The Jerusalem church built at what many consider the holiest site in Christianity remained closed for a second day Monday to protest Israeli tax measures and a proposed law, leaving hundreds of
disappointed and perplexed pilgrims locked outside.
Christian leaders took the rare step of closing the Church of the Holy Sepulchre on Sunday at noon in a bid to pressure Israeli authorities into abandoning the measures.
They said the church, a major pilgrimage site where thousands visit daily, would be closed until further notice.
Church officials said Monday it was not clear when it would reopen, depending on discussions with Christian leaders and Israeli authorities.
Disappointed tourists gathered Monday in front of its large wooden doors in Jerusalem's Old City hoping they would have the chance to visit, some having difficulty understanding why it was closed.
Some held an improvised prayer around a wooden cross.
"We were told it's political. It is disheartening -- it is such a holy place," said Aleana Doughty, a 35-year-old dental hygienist visiting with a group from the United States.
Michael Katten and his wife Vanagakshi, visiting from India, were also locked out. Vanagakshi said she had promised to bring her mother something from the church and say a prayer.
"It is silly that they cannot solve this," Michael Katten said.
Christian leaders are angry over attempts by Israeli authorities in Jerusalem to enforce tax collection on church property they consider commercial, saying exemptions only apply to places of worship or religious teaching.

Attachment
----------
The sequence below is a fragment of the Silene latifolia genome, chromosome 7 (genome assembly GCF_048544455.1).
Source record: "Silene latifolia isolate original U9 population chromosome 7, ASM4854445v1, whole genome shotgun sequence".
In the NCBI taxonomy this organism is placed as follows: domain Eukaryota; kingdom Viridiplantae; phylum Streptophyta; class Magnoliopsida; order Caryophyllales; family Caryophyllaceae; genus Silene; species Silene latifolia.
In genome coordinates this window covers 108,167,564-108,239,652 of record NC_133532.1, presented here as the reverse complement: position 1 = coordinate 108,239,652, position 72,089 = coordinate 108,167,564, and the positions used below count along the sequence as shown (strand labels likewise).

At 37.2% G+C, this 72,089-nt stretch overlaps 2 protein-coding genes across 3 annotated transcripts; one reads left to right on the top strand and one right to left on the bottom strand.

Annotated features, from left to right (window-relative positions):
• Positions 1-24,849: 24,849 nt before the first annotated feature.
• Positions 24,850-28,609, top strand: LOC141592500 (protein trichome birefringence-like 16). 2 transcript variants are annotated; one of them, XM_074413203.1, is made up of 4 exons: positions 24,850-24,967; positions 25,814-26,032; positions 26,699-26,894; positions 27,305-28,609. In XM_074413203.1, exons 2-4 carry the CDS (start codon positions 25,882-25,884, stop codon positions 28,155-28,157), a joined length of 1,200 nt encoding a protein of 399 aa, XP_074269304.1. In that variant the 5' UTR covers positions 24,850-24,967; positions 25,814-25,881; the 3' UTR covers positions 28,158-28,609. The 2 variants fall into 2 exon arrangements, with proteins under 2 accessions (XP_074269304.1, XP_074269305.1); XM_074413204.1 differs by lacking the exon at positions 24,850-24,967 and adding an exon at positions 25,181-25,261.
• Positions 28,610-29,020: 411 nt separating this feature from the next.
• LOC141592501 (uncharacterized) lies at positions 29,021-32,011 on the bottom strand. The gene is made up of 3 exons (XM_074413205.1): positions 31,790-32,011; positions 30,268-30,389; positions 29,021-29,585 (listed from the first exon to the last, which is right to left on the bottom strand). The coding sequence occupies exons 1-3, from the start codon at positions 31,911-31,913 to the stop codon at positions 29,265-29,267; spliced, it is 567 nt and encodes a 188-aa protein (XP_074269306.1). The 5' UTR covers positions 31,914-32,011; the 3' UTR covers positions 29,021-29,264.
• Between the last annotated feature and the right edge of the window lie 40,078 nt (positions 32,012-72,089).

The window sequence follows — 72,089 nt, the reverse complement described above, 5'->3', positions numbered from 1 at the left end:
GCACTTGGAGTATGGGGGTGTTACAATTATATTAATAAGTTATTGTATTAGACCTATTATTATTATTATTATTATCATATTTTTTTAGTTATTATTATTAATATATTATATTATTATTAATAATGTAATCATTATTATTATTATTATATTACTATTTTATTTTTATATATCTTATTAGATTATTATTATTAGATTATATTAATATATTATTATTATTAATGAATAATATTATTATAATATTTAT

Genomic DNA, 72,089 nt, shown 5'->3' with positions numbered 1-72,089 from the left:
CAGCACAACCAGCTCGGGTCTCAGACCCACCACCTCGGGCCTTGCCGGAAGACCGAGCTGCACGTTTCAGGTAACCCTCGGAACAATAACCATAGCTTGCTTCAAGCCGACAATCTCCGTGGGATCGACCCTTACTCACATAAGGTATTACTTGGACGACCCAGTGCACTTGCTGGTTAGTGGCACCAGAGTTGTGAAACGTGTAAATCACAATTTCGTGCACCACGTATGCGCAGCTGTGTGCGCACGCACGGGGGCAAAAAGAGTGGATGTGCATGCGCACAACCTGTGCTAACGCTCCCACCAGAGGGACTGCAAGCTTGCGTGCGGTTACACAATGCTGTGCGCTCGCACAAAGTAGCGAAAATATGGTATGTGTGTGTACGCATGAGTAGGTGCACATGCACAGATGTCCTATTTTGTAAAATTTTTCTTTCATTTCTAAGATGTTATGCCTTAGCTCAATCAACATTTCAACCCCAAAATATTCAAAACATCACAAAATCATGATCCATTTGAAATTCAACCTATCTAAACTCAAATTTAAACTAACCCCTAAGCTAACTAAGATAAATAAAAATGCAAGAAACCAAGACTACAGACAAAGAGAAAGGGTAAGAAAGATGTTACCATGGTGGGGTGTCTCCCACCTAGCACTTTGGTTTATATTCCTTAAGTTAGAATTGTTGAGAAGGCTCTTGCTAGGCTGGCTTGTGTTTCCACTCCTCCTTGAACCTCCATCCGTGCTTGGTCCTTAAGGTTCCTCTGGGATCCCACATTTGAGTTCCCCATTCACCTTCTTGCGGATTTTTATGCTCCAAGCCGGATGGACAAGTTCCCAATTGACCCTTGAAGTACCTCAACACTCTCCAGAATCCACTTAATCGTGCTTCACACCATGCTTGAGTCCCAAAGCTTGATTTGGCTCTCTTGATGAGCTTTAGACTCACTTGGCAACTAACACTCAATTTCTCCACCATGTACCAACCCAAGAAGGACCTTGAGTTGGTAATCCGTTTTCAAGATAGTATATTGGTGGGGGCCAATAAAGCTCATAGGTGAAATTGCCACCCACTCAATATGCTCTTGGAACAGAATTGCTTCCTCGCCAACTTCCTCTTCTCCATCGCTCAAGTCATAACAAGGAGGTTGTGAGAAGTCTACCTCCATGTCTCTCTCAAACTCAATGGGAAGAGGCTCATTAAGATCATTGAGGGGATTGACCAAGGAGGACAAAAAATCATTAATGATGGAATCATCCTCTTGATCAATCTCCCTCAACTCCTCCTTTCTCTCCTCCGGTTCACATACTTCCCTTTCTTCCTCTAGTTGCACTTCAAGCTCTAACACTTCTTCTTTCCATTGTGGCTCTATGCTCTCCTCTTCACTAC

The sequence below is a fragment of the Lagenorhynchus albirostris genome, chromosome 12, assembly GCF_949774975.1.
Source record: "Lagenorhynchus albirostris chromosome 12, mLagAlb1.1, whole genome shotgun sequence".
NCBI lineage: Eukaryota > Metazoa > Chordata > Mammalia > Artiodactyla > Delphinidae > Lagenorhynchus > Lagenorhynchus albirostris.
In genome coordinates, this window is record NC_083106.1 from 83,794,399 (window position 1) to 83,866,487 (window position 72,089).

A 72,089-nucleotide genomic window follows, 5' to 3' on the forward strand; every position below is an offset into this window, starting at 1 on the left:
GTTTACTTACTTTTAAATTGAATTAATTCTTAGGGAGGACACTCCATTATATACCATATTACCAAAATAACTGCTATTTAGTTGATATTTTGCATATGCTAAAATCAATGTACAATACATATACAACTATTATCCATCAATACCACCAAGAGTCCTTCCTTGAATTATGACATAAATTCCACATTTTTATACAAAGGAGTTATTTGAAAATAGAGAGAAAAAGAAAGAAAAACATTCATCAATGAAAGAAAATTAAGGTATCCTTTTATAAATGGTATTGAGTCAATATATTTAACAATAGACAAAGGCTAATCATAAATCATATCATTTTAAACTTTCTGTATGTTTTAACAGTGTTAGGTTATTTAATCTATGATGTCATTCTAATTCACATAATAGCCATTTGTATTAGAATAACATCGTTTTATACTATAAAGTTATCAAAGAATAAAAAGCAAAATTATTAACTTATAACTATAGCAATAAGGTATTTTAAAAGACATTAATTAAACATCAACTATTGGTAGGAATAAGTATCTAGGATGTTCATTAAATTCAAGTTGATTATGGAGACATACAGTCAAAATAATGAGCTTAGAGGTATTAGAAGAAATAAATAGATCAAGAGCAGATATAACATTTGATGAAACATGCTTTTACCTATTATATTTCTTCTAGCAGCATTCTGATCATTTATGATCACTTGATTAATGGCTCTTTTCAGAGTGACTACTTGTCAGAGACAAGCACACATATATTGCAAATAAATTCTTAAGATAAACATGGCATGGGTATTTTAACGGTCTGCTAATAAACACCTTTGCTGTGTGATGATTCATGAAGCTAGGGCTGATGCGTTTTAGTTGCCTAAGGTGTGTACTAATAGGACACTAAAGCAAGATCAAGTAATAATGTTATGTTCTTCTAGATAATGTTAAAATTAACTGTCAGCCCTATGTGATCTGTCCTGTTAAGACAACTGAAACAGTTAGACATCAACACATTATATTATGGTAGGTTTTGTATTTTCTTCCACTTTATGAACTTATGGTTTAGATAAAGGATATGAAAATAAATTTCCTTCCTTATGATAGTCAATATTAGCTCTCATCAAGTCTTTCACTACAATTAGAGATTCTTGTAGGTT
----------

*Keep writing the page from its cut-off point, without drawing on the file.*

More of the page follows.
They also say legislation being considered by Israel's government would allow church property to be expropriated.
EU foreign policy chief Federica Mogherini told reporters in Brussels "we hope that a solution can be found quickly."
"Jerusalem is a holy city to the three monotheistic religions. The special status and character of the city must be maintained and respected by all."
The Lutheran Church of the Redeemer, located near the Holy Sepulchre, was also closed in protest on Monday.
Jerusalem Mayor Nir Barkat said the city is due 650 million shekels ($186 million/152 million euros) in uncollected taxes on church properties.
He stressed that the Church of the Holy Sepulchre and all other churches are exempt, with the changes only affecting establishments like "hotels, halls and businesses" owned by the churches.
Christian leaders say the measure jeopardize their ability to conduct their work, which also includes social services to those in need.
A separate bill seeks to allay the fears of Israelis who live in homes on lands previously held by the Greek Orthodox Church and which were sold to private developers, according to the lawmaker proposing the legislation.
Recent land sales by the Greek Orthodox Church -- a major landowner in Jerusalem -- to unknown buyers have drawn fire from both Israelis and the PA.
The PA fears the sales will facilitate Jewish construction in eastern Jerusalem, while Israelis are concerned over private developers' intentions for the land.
The bill would allow certain lands sold by the Greek Orthodox Church to be handed over to the state, which would then compensate those who bought it from the church.
"This reminds us all of laws of a similar nature which were enacted against the Jews during a dark period in Europe," Christian leaders said in a statement on Sunday.
They also said recent Israeli measures seemed to be "an attempt to weaken the Christian presence in Jerusalem".
The decision to close the church was extremely rare.
In 1990, Christian sites including the Holy Sepulchre were closed for a day to protest the installation of Jews in homes near the church.
Christian sites were shut for two days in 1999 to protest the planned construction of a mosque near Nazareth's Church of the Annunciation.
Visits to the Church of the Holy Sepulchre are expected to increase for Easter, which falls on April 1 for Western Christians and April 8 for the Eastern Orthodox.
"A lot of people spent a lot of money to come see the most pivotal place of their faith," said Father Kevin Peek, a 47-year-old visiting with a group of 27 people from the United States.
"So of course they are disappointed. But we looked it up on the internet, we read the statement of the churches and we completely understand."